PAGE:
30. 30. The Bureaucrats <ul><li>Some Bureaucratic Myths and Realities </li></ul><ul><ul><li>Americans dislike bureaucrats. </li></ul></ul><ul><ul><li>Bureaucracies are growing bigger each year. </li></ul></ul><ul><ul><li>Most federal bureaucrats work in Washington, D.C. </li></ul></ul><ul><ul><li>Bureaucracies are ineffective, inefficient and always mired in red tape. </li></ul></ul>
  31. 31. The Bureaucrats <ul><li>Growth in Civilian Government Employees (Figure 15.1) </li></ul>
  32. 32. The Bureaucrats
  33. 33. The Bureaucrats <ul><li>Who They Are and How They Got There </li></ul><ul><ul><li>Civil Service: From Patronage to Protection. </li></ul></ul><ul><ul><ul><li>Patronage: Job given for political reasons. </li></ul></ul></ul><ul><ul><ul><li>Civil Service: System of hiring and promotion based on merit and nonpartisanship (Pendleton Civil Service Act). </li></ul></ul></ul><ul><ul><ul><li>Merit Principle: Entrance exams and promotion ratings to find people with talent and skill. </li></ul></ul></ul><ul><ul><ul><li>Office of Personnel Management: The federal office in charge of most of the government’s hiring. </li></ul></ul></ul>
  34. 34. The Bureaucrats <ul><li>Who They Are and How They Got There </li></ul><ul><ul><li>The Other Route to Federal Jobs: Recruiting from the Plum Book </li></ul></ul><ul><ul><ul><li>Lists the very top jobs available for Presidential appointment. </li></ul></ul></ul><ul><ul><ul><li>Presidents work to find capable people to fill the positions. </li></ul></ul></ul><ul><ul><ul><li>Some plum jobs (ambassadorships) are patronage. </li></ul></ul></ul><ul><ul><ul><li>Their most important trait is transience. </li></ul></ul></ul>
  35. 35. How Bureaucracies Are Organized <ul><li>The Cabinet Departments </li></ul><ul><ul><li>13 Cabinet departments headed by a secretary </li></ul></ul><ul><ul><li>Department of Justice headed by Attorney General </li></ul></ul><ul><ul><li>Each has its own budget, staff and policy areas </li></ul></ul><ul><ul><li>Status as a cabinet department can be controversial. </li></ul></ul>
  36. 36. How Bureaucracies Are Organized <ul><li>Organization of the Executive Branch (Figure 15.3) </li></ul>
  37. 37. How Bureaucracies Are Organized <ul><li>Organization of the Department of the Interior (Figure 15.4) </li></ul>
  38. 38. Understanding Bureaucracies <ul><li>Bureaucracy and Democracy </li></ul><ul><ul><li>Presidents Try to Control the Bureaucracy </li></ul></ul><ul><ul><ul><li>Appoint the right people. </li></ul></ul></ul><ul><ul><ul><li>Issue executive orders. </li></ul></ul></ul><ul><ul><ul><li>Tinker with the agency’s budget. </li></ul></ul></ul><ul><ul><ul><li>Reorganize an agency. </li></ul></ul></ul>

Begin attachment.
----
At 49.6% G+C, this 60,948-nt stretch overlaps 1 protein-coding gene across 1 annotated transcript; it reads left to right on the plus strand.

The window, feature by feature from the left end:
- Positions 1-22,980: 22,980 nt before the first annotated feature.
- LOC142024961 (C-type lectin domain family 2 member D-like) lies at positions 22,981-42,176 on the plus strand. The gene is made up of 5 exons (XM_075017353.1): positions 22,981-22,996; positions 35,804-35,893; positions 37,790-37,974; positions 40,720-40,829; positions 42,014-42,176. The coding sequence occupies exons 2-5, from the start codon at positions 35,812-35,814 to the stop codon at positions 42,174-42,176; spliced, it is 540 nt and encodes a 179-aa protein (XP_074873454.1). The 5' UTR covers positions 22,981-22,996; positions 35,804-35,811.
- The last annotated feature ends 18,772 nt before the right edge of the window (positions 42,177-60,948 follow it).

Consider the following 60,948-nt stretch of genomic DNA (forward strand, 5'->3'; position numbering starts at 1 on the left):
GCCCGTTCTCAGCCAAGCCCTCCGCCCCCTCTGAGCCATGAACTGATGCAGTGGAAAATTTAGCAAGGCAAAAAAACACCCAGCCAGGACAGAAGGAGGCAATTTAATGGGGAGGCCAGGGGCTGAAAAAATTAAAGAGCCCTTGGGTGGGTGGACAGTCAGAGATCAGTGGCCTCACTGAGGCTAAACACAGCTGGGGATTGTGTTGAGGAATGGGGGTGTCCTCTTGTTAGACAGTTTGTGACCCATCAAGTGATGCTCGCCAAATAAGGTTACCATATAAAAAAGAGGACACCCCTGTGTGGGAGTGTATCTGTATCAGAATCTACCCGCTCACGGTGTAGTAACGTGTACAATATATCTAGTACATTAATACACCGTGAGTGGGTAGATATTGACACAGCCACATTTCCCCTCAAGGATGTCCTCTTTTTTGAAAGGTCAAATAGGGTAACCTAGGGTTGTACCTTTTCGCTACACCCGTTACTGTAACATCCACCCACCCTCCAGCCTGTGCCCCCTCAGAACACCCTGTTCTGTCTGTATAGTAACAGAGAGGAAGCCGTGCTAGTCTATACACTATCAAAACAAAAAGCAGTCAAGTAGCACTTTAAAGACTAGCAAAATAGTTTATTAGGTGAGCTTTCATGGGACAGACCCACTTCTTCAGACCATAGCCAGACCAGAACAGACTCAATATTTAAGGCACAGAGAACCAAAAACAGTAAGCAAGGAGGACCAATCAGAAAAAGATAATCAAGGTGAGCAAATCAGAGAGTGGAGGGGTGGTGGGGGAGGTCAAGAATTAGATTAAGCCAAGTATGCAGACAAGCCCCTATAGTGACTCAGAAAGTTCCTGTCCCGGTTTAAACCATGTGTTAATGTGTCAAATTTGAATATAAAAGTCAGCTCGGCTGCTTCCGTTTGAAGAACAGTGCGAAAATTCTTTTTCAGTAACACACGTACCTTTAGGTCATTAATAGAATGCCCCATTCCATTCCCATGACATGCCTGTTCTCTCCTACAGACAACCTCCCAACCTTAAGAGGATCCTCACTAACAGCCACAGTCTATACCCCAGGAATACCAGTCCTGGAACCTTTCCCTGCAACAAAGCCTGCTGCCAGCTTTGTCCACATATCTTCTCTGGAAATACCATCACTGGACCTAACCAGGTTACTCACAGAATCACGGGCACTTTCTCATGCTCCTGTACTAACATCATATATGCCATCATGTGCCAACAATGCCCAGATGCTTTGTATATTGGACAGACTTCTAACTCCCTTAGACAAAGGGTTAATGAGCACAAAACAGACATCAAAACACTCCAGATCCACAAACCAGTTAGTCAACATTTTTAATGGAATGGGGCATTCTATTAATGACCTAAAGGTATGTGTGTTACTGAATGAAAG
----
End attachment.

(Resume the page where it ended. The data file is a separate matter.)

39. 39. Understanding Bureaucracies <ul><li>Bureaucracy and Democracy </li></ul><ul><ul><li>Congress Tries to Control the Bureaucracy </li></ul></ul><ul><ul><ul><li>Influence presidential appointments. </li></ul></ul></ul><ul><ul><ul><li>Tinker with the agency’s budget. </li></ul></ul></ul><ul><ul><ul><li>Hold hearings. </li></ul></ul></ul><ul><ul><ul><li>Rewrite the legislation or make it more detailed. </li></ul></ul></ul>
  40. 40. Understanding Bureaucracies <ul><li>Bureaucracy and Democracy </li></ul><ul><ul><li>Iron Triangles and Issue Networks </li></ul></ul><ul><ul><ul><li>Iron Triangles: A mutually dependent relationship between bureaucratic agencies, interest groups, and congressional committees or subcommittees. </li></ul></ul></ul><ul><ul><ul><li>Exist independently of each other. </li></ul></ul></ul><ul><ul><ul><li>They are tough, but not impossible, to get rid of. </li></ul></ul></ul><ul><ul><ul><li>Some argue they are being replaced by wider issue networks that focus on more policies. </li></ul></ul></ul>
  41. 41. Understanding Bureaucracies Figure 15.5
  42. 42. Understanding Bureaucracies <ul><li>Bureaucracy and the Scope of Government </li></ul><ul><ul><li>Many state that this is an example of a government out of control. </li></ul></ul><ul><ul><li>But, the size of the bureaucracy has shrunk. </li></ul></ul><ul><ul><li>Some agencies don’t have enough resources to do what they are expected to do. </li></ul></ul><ul><ul><li>Only carry out the policies, Congress and the president decide what needs to be done. </li></ul></ul>